Freedom From/Freedom For: Making Choices Today

A sermon preached  by Christopher L. Webber at the Church of the Incarnation, San Francisco, on May 29, 2016.

Last year as some of you know I wrote a book called “Dear Friends.” It’s a re-write of St Paul’s Epistles, imagining that he was writing today to churches in Washington DC and California and Florida and Texas. I had the most fun DearFriendswriting the one to Texas, probably because Texas is the only state in which I have never set foot, not even landed briefly in an airport.

It’s always easier to write about something when you don’t know anything about it. But I do know some things and one of them is that Texas has come to symbolize a certain attitude that may be uniquely American – and yet not uniquely American because we find St Paul inveighing against it in a letter he wrote to some congregations of Christians in Asia almost two thousand years ago.

The Galatians he wrote to were probably Celtic tribes living just north of territories fought over today by various sects of Syrians and Kurds and others: Christians and Muslims, Shiite and Sunni, and some of the issues are not really that different from issues we face today whether we face them in Syria or Texas or the Sunset district of San Francisco. They are issues, or attitudes, that will shape our upcoming presidential election. It’s about freedom and law, It’s about law and freedom.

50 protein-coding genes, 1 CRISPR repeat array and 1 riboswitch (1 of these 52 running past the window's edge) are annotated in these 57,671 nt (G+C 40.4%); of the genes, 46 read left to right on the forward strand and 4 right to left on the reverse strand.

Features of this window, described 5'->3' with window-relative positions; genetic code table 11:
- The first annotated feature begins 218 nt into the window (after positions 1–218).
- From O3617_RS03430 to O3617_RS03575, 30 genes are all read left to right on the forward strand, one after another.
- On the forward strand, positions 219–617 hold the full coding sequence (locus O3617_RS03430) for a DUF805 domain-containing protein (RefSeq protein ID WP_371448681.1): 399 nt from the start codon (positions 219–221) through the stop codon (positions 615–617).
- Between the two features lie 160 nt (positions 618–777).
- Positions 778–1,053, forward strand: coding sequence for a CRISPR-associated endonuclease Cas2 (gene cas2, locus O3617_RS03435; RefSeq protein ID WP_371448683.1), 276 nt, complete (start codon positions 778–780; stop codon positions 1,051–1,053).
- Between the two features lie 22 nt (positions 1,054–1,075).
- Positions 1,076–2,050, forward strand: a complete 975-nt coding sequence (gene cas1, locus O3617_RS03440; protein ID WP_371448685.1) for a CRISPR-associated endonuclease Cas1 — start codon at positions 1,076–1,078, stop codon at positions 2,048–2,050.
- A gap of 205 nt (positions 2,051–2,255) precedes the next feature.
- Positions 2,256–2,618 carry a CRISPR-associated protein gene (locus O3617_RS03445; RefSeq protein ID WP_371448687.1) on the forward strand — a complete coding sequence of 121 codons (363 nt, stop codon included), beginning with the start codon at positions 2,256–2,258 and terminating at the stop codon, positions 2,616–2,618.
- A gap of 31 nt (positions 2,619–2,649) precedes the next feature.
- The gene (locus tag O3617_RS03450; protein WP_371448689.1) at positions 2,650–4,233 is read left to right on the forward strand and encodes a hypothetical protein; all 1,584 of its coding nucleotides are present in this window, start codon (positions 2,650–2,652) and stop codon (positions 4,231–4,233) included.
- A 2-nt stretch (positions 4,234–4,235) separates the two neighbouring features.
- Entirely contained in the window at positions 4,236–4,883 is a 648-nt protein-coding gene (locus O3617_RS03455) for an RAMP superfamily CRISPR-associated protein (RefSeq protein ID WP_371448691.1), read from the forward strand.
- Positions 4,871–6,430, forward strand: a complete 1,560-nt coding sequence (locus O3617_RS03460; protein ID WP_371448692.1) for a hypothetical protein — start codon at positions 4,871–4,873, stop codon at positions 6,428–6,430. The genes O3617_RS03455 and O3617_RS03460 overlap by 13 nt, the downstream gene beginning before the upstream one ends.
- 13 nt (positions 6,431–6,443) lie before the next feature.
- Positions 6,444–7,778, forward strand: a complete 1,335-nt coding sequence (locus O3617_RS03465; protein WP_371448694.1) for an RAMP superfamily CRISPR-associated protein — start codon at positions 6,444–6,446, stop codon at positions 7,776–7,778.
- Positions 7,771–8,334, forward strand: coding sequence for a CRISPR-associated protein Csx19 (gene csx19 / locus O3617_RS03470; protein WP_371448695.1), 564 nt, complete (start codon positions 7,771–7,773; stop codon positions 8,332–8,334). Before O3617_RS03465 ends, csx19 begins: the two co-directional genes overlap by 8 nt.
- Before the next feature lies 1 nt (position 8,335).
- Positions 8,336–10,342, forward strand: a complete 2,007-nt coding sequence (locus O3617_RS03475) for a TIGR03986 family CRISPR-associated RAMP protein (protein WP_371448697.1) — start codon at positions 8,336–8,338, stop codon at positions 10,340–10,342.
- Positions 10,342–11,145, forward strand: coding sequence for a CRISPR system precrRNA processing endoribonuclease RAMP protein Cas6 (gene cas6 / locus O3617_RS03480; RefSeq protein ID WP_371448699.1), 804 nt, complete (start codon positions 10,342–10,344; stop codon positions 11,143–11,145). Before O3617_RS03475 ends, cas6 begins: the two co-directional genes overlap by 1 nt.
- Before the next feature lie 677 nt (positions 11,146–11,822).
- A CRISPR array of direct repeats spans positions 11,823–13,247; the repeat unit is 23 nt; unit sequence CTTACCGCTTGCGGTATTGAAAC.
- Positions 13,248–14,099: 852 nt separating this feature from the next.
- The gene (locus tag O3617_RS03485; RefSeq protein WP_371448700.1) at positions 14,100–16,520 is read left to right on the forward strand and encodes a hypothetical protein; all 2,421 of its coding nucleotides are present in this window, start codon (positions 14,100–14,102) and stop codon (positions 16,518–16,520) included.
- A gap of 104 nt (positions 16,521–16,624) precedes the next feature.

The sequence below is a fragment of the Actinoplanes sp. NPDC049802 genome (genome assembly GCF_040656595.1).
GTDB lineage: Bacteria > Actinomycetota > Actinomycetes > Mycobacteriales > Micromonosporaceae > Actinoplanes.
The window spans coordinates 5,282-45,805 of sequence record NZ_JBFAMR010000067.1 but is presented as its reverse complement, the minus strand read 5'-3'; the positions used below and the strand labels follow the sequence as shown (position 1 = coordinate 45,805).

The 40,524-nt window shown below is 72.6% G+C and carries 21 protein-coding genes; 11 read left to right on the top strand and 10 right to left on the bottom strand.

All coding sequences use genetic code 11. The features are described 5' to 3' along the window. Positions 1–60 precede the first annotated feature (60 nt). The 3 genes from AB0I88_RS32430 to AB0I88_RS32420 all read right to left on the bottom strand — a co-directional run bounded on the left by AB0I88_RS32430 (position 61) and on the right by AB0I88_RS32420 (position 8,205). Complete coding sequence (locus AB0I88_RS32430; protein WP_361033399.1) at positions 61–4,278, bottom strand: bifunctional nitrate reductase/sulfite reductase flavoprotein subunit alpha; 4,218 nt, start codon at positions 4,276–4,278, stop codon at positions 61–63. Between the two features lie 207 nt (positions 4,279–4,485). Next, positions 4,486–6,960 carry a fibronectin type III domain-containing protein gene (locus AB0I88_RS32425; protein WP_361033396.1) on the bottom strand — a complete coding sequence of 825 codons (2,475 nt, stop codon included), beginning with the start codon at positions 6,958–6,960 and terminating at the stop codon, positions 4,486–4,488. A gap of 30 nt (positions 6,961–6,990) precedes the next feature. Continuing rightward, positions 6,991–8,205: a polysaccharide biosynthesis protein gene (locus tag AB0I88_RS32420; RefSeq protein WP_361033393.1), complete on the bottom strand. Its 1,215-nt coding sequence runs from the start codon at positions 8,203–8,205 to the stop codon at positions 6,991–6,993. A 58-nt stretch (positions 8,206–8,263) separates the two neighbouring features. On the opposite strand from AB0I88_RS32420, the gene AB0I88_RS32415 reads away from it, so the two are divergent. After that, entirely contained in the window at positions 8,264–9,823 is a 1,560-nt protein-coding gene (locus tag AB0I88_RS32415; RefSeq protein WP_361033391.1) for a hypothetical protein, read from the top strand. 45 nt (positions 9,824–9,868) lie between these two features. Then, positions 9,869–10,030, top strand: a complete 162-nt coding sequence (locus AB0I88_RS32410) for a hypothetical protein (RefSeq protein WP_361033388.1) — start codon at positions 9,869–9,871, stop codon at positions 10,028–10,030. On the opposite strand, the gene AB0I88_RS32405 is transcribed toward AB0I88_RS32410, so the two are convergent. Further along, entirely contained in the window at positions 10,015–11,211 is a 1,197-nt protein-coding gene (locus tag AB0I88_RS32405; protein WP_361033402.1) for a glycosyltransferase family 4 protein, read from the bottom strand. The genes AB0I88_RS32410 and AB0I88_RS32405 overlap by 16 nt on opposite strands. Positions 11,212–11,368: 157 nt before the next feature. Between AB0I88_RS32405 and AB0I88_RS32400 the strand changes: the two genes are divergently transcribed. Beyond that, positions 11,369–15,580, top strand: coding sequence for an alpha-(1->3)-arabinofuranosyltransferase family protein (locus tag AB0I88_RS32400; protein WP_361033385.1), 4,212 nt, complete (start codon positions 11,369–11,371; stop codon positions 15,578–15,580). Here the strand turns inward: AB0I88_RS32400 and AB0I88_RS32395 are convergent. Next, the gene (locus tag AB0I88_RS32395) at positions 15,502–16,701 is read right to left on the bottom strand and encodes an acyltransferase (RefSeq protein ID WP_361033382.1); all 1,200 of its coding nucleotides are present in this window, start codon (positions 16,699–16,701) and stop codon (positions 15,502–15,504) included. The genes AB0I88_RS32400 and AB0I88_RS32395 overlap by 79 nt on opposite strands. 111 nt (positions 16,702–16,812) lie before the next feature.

Paul could get angry at times and we see him at his angriest in this letter to the Galatians and we will be working through it the next five weeks when we read the epistle. There are six chapters in the epistle; and we have six weeks to read it. We have a lifetime to learn to live by it. But the essence of it is simple, a stark choice, the same choice we face in this year’s election: to live by law or to live in freedom, to be subject to law or to be free.

Paul barely gets into it this week, but keep it in mind from now til the fourth of July: law vs. freedom: How do we shape our lives: Is it by law or is it by freedom? It’s appropriate that we come to the end of this reading from Galatians on Fourth of July weekend when we celebrate American freedom. Maybe we can come to it this year with a clearer sense of what that freedom is. And it’s bigger than American independence. Freedom from England is all very well, but for what? Freedom for what? That’s what Paul wants the Galatians to think about. Freedom for what? Christ has set you free, so what does it mean to live as free people? Freedom FROM is all very well but what is freedom for?